Intersections

Intersections

History, Memory, Discipline

Authored by: Brij V. Lal

Please read Conditions of use before downloading the formats.

Download/view free formats
PDF (2.2MB)PDF chapters

Description

“A wonderfully rich, insightful and personally touching collection of essays by the Pacific region’s most prolific and engaging historian. Brij Lal writes eloquently and poetically about his professional and political journeys, and the many different people and worlds he has encountered on the way. Readers will be inspired by this collective account of a courageous life committed to the achievement of democratic freedom and social justice. What shines through these pages is Lal’s love of and commitment to Fiji, from which he has been painfully exiled.”
— David Hanlon, Professor of History & Former Director of the Center for Pacific Islands Studies, University of Hawaii at Manoa. 

“Intersections is a compilation of Brij Lal’s essays where academic knowledge combines with life world experience. The voice behind these essays is always courageous and the writing itself indicative of a highly disciplined mind. Read this book with an open mind as Lal explores with sensitivity a country he loves intensely and as he reminisces on the vocation of a scholar. Savour the book’s historical insights, enter into its subaltern worlds, debate and challenge its findings, and in that moment of engagement shed a tear for a country which has lost its memory.”
— Vijay Mishra, Professor of English, Murdoch University 

“Brij Lal is a master craftsman and all his skills are on display in this fascinating work which blends autobiography with social, political and historical analysis to produce a work of impeccable scholarship. Lal emerges as much more than a historian as he reflects on the discipline of History, the changing nature of academic life, the challenges of the Indian diaspora, indenture and his travels. He may be banned from his homeland, but somehow one gets the impression that his influence is alive in Fiji, his adopted Australia and across the world. True to his indentured roots, he is still digging, still writing, and still making history.”
— Goolam Vahed, Associate Professor of History, University of KwaZulu-Natal 

Details

ISBN (print):
9781922144379
ISBN (online):
9781922144386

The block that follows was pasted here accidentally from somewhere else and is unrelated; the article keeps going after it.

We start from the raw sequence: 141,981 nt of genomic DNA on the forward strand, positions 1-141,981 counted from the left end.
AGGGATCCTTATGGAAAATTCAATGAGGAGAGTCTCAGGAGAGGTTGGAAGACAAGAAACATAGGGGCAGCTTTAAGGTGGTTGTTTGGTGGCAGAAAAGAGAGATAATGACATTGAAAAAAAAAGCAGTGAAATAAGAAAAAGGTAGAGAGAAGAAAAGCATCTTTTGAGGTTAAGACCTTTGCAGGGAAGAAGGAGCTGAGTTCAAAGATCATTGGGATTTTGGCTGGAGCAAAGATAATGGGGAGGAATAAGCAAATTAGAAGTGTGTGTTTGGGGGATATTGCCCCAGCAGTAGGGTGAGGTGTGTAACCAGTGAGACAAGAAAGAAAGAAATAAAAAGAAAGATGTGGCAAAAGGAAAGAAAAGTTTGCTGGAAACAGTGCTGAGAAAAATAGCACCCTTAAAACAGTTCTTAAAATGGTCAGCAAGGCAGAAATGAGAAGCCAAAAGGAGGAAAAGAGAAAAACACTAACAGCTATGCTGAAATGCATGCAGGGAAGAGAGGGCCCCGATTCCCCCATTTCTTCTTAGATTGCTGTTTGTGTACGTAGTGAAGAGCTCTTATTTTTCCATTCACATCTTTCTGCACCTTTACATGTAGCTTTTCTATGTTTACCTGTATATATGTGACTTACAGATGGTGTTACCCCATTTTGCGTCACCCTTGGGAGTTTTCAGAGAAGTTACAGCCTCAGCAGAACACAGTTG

Publication date:
Nov 2012
Imprint:
ANU Press
DOI:
http://doi.org/10.22459/IHMD.11.2012
Disciplines:
Arts & Humanities: Biography & Autobiography, Cultural Studies, History; Social Sciences: Politics & International Studies, Social Policy & Administration
Countries:
Pacific

Reviews

In Public Affairs: Volume 87, No.4 – December 2014, Andy Mills reviews Brij Lal’s Intersections: History, Memory, Discipline. Acknowledging Lal’s “stellar career” (p. 908), Mills states this latest work serves to further concrete Lal’s untiring effort to “single-handedly [write] the Indo-Fijians into historical existence” (p. 908), and commends the author’s ability to “weave between autobiographical narrative, social history and political analysis” (p. 908).

Despite Lal’s admission that his book is “principally for readers in Fiji”, Mills says Intersections is “indispensable reading” (p. 910) for not just those living in Fiji, stating that “those of us beyond Fiji will equally benefit from Lal’s insightful commentary on the land of his birth” (p. 908).

Mills touches on both Fiji’s “troubled political history and ethnic independence” (p. 909) as well as Lal’s own tormenting experience with torture and exile, and briefly highlights the main themes in each of the book’s 21 essays. In conclusion, Mills states:

“This is a moving, intelligent, even-handed and skilfully written anthology. An insightful history of modern Fijian politics and an admirable work of postcolonial social analysis, it should be indispensable reading for anyone concerned with Fiji, politics, race relation or the Indian diaspora.” (p. 910)

The review can be found on Pacific Affairs’ book reviews page for this issue.

(Andy Mills, review of Intersections: History, Memory, Discipline, by Brij Lal, Public Affairs: Volume 87, No. 4 – December 2014, pp. 908–910)

Other publications that may interest you